Methods, 4th edition, p 16).

Speech language pathologists work with children and adults. Communication disorders include problems with articulation and phonology (the use of speech sounds to form words); delayed development in the ability to understand and use language; language disorders as a result of stroke, trauma resulting in brain damage, or progressive neurological diseases; problems with voice (tone, resonance, loudness, quality); and problems with fluency, also known as stuttering. Speech language pathologists work with people who want to modify their accents; those with difficulty with language pragmatics, the social aspects of communication (listening, making eye contact, taking turns in a conversation); those with swallowing disorders; and those needing augmentative or alternative methods to communicate.

What is language?

Language is the set of symbols we use to communicate. The symbols can be spoken words, or sign language, or dots and dashes in Morse code. The speech language pathologist is interested in two aspects of language, receptive language and expressive language. Receptive language is the person’s ability to understand what is being said. Developmentally it is the foundation for talking and will precede the development of expressive language. Receptive language is the hidden part of the iceberg, the unseen but critically important aspect of language. It includes vocabulary comprehension. Expressive language is the use of language to communicate. It includes spoken vocabulary, sentence length, grammar and syntax (word order in sentences) and content: do the words make sense according to the context of the conversation?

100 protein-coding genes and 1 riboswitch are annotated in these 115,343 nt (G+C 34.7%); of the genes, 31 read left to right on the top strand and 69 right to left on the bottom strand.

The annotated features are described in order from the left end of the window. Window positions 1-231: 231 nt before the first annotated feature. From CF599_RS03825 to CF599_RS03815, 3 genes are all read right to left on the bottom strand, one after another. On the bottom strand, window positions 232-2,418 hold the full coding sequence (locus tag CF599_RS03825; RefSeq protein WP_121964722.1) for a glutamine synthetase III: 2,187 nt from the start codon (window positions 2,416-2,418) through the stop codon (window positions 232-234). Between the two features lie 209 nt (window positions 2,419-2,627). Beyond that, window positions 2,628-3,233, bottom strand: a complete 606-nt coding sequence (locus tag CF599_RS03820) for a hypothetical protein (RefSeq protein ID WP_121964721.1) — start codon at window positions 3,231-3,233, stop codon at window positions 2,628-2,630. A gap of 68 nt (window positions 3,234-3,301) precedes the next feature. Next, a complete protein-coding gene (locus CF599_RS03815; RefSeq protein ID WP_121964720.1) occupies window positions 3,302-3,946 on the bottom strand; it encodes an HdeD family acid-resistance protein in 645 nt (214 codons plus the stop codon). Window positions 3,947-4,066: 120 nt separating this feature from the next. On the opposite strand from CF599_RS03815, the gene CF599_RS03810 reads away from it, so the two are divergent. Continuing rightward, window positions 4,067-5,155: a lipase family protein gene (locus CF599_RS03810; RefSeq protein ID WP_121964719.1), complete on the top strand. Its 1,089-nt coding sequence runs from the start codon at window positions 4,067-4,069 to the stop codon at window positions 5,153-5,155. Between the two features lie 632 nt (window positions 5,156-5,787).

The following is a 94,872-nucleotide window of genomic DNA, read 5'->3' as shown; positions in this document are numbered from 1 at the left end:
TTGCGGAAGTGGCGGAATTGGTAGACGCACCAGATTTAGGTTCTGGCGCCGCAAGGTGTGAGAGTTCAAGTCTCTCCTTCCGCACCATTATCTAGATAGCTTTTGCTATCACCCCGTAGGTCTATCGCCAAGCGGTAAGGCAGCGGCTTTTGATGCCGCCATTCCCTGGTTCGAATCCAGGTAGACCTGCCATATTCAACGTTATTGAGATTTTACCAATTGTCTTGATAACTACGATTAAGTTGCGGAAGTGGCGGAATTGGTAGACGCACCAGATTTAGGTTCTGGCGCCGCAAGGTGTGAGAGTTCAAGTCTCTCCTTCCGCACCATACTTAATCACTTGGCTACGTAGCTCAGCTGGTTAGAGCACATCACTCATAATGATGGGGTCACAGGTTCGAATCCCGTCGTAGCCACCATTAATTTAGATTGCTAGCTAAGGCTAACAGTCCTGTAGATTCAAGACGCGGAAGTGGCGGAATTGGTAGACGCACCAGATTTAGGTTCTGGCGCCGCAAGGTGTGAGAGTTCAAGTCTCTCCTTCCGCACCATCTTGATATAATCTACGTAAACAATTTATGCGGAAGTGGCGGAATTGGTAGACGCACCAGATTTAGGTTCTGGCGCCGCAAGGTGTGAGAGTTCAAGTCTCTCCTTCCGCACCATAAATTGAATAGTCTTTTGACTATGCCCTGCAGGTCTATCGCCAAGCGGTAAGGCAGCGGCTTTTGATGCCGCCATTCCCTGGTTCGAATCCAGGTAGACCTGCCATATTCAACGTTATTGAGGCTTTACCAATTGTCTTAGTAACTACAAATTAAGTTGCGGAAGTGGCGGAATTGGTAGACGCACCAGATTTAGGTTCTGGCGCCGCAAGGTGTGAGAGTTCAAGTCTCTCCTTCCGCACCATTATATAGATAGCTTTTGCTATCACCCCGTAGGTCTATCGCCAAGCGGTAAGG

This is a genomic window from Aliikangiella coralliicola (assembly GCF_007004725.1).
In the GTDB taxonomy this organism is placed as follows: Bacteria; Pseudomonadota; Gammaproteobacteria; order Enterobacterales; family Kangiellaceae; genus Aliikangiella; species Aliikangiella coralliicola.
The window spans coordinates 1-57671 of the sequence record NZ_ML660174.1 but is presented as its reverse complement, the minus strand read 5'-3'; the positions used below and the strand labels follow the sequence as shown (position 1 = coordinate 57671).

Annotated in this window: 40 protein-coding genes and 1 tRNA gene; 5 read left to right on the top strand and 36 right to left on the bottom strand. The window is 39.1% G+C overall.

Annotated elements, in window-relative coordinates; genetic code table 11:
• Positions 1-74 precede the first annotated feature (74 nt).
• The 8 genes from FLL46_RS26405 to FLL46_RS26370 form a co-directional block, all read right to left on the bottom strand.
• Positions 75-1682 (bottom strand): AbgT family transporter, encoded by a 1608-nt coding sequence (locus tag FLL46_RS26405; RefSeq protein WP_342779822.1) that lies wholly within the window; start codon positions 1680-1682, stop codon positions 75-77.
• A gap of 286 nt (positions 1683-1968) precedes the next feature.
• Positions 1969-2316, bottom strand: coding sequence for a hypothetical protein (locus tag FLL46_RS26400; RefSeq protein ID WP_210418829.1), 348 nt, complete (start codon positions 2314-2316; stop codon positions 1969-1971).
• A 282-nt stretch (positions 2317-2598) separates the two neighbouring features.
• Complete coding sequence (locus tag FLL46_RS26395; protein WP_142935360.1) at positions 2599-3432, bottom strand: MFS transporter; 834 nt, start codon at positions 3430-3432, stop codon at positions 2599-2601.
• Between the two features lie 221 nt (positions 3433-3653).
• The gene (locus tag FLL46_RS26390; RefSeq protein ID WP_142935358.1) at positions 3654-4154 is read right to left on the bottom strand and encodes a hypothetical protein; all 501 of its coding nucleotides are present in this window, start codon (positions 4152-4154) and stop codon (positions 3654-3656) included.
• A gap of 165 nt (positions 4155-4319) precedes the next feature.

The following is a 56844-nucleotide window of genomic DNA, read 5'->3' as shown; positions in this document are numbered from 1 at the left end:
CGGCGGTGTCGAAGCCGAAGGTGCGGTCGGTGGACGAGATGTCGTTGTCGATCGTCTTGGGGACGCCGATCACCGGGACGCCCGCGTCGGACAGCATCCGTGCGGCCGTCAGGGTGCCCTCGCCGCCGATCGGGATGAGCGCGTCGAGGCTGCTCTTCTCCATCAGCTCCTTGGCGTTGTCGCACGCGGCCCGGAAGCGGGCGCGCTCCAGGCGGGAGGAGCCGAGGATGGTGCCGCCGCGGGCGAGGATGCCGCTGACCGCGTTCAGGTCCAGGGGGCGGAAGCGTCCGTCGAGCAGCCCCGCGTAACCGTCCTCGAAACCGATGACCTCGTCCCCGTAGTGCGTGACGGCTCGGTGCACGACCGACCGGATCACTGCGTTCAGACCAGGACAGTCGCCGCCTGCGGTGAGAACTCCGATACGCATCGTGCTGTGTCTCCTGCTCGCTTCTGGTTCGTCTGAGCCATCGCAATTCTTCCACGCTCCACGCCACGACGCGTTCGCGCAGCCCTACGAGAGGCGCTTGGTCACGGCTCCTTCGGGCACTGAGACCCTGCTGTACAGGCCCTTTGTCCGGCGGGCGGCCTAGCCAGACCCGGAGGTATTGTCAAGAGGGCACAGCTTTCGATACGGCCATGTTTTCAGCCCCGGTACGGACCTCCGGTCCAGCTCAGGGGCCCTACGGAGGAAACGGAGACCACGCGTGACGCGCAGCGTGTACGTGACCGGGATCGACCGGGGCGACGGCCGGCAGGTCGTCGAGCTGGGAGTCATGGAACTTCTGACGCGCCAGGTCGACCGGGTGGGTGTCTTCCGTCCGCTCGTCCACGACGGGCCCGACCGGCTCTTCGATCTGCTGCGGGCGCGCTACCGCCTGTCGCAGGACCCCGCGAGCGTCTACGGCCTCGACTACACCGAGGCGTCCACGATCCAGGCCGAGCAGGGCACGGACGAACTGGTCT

What is speech?

Speech or articulation is the act of shaping air from the lungs to make sounds. Speech sounds are made using the vocal cords, the jaw, the lips, teeth, tongue, the hard and soft palate, and the nose (in American English for the three nasal consonants “m, n, ing”).

What are language pragmatics?

Language pragmatics are the rules for social language use, the tools we use to communicate beyond the words themselves. They include looking at the person we are talking to, taking turns in conversation, choosing and maintaining a topic, learning how to listen, knowing how to keep a conversation going, knowing what to talk about and what not to talk about, knowing how to begin and end a conversation, and even knowing how close to stand to another person when we talk. The ability to use pragmatics is the ability to use language socially to have conversations. The child or adult with a language pragmatics disorder (often called a social/cognitive disorder) may call undue attention to himself due to an extreme focus on a favorite topic of conversation or because he or she asks inappropriate questions or has difficulty taking the perspective of the communication partner.